I completed a BS in chemical engineering at Stanford, an MS and PhD in chemical engineering at Caltech, and postdoctoral work at MIT. My research program at Tufts stems from my extensive training in engineering proteins and antibodies, protein-based approaches to targeting the tumor microenvironment, and genetic code manipulation with noncanonical amino acids. The lab has established a unique form of yeast displaying that integrates noncanonical amino acids in search of new classes of therapeutically relevant proteins. We are primarily focused on selectively interfering with enzymes that are dysregulated during cancer progression and in permanently inactivating disease-causing proteins.

Many of my colleagues in chemical engineering are actively engaged in projects that have the potential to lead to a sustainable future. For several years now, I have been thinking carefully about the best ways I might be able to use my expertise to contribute solutions that improve the state of the planet. The protein engineering platform of yeast display is remarkable powerful and versatile. The project proposed in this application is a logical way for my group to leverage our expertise with this platform to improve the health of the planet.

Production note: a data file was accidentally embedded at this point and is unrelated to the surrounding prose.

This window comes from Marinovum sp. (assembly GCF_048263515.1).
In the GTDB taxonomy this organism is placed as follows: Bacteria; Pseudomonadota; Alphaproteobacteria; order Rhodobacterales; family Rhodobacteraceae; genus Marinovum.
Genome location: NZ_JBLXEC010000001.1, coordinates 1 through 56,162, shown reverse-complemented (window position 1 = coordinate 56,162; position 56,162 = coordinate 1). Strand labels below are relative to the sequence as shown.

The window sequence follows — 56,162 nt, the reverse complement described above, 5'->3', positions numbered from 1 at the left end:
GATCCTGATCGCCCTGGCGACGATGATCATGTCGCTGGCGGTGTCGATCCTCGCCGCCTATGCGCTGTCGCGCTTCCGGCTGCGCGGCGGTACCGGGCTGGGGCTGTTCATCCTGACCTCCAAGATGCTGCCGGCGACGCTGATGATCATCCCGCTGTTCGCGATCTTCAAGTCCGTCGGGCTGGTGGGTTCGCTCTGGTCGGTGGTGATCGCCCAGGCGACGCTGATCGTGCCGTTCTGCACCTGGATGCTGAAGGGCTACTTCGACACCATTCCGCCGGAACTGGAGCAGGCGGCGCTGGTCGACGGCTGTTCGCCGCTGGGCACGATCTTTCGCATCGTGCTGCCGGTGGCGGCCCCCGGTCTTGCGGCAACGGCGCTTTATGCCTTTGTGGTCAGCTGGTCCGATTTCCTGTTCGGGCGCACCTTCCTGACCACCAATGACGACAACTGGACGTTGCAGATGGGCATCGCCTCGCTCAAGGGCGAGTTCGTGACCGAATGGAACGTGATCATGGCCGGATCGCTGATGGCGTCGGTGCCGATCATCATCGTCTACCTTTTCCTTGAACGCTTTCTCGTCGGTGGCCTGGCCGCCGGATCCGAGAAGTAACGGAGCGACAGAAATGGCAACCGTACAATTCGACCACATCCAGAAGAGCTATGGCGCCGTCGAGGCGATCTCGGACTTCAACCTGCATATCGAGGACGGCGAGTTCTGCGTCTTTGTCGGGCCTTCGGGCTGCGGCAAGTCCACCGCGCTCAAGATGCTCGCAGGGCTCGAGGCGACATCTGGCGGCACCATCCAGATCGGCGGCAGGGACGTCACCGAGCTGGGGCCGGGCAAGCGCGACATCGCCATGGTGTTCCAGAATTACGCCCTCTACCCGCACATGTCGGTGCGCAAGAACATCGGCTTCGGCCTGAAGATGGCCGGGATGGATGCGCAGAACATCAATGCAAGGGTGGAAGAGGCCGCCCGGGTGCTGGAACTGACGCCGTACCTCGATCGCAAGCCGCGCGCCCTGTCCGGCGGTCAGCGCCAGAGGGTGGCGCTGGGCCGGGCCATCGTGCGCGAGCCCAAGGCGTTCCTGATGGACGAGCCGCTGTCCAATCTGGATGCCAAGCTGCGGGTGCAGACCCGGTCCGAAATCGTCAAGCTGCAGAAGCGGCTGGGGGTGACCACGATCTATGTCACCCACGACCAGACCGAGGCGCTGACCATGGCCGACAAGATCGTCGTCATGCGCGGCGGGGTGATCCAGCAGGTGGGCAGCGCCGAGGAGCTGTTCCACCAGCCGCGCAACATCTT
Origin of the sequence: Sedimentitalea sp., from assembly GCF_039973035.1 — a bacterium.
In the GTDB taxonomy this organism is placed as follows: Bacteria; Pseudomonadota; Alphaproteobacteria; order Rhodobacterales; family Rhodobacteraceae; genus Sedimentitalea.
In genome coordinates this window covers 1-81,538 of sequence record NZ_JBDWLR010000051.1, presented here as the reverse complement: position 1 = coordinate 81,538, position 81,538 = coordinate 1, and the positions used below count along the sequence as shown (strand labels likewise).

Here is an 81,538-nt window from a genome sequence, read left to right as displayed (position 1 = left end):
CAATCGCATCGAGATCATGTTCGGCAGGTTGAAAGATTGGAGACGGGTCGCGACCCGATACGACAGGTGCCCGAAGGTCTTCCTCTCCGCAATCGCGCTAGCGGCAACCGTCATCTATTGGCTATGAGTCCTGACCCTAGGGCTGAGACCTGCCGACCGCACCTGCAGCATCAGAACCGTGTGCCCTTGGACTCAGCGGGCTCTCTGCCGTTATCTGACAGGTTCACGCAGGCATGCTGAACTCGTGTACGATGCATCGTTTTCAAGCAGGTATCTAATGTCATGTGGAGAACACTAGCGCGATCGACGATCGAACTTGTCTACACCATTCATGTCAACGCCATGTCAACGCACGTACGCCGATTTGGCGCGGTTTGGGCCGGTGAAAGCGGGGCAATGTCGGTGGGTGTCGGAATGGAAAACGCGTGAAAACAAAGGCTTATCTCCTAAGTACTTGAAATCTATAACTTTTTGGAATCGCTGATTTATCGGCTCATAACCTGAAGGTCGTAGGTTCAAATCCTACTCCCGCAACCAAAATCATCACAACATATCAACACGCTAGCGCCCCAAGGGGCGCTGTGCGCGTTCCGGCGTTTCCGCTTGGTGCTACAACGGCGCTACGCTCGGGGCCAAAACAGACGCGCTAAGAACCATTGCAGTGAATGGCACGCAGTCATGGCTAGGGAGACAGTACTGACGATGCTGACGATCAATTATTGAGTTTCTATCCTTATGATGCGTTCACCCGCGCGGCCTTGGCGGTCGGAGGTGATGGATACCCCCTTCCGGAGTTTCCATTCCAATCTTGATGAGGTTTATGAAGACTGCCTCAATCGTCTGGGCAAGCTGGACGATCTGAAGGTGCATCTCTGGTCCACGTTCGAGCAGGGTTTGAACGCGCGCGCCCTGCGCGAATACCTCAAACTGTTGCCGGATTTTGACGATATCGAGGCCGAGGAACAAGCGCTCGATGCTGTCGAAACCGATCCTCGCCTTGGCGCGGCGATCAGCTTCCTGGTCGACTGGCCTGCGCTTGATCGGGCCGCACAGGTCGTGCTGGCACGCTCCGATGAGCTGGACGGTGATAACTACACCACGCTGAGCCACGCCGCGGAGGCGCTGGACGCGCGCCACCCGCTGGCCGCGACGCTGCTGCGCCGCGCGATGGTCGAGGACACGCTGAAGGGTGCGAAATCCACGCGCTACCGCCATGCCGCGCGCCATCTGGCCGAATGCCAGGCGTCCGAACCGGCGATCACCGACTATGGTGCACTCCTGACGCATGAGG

I am privileged to mentor the researchers-in-training of the Van Deventer Laboratory; they are the engine that powers the research of the group. For every student or postdoc that walks through the door of the lab, it is my goal to foster growth and maturation in all aspects of research, from design to experimentation to data interpretation to communication of findings and their significance. I am flattered by having been awarded the “Outstanding Contribution to Graduate Education” by the Tufts University Graduate Student Council in 2021, 2022, and 2023. Investing further in the training of the mentees of my lab by pursuing technologies to mitigate climate change would be a tremendous growth opportunity for the group.